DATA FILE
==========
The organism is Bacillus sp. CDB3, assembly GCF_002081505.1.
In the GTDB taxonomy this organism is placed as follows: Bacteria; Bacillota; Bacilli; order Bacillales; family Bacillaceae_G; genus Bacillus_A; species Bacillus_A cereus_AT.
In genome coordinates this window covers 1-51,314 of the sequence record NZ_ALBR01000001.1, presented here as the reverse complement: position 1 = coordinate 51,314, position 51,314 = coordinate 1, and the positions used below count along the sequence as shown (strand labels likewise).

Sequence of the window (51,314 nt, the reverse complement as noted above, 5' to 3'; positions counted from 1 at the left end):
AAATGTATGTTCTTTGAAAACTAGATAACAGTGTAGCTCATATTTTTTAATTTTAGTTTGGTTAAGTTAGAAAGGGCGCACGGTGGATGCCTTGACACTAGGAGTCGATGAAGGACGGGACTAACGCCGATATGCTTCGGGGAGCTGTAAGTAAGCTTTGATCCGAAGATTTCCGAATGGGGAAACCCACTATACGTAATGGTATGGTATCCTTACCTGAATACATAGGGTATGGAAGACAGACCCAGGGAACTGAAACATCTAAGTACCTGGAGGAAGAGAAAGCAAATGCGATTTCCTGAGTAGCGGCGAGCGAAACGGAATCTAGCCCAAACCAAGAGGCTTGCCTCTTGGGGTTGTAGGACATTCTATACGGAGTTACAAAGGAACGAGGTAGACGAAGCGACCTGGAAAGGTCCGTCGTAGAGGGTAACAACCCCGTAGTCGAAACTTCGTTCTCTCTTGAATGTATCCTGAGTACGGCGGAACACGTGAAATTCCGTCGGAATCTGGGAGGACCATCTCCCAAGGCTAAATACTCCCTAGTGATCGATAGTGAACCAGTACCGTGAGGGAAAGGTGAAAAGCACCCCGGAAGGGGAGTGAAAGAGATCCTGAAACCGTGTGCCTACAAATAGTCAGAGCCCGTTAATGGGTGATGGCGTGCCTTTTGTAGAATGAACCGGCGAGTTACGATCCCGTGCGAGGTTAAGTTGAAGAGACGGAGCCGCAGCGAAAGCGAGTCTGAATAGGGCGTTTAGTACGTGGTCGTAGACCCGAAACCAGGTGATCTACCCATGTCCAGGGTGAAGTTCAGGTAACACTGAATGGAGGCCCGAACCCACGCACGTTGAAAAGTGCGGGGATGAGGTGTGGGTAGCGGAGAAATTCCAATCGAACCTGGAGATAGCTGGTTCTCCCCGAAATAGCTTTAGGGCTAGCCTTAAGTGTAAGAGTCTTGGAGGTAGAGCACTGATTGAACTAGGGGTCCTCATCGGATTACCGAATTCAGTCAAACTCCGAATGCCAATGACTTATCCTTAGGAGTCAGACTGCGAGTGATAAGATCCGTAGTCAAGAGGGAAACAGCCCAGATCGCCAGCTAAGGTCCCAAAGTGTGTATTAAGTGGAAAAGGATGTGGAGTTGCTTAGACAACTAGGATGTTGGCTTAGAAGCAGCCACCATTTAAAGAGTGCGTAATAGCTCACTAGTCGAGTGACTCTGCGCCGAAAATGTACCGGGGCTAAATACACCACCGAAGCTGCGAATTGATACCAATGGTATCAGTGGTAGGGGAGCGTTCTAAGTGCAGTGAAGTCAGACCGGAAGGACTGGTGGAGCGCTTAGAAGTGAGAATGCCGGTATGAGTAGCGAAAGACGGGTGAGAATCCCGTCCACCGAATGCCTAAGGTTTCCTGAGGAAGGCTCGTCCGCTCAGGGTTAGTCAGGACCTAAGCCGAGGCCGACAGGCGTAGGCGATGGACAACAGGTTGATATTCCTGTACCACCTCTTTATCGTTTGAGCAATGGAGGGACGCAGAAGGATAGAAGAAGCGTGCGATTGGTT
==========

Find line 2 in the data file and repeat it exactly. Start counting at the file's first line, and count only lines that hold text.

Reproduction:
In the GTDB taxonomy this organism is placed as follows: Bacteria; Bacillota; Bacilli; order Bacillales; family Bacillaceae_G; genus Bacillus_A; species Bacillus_A cereus_AT.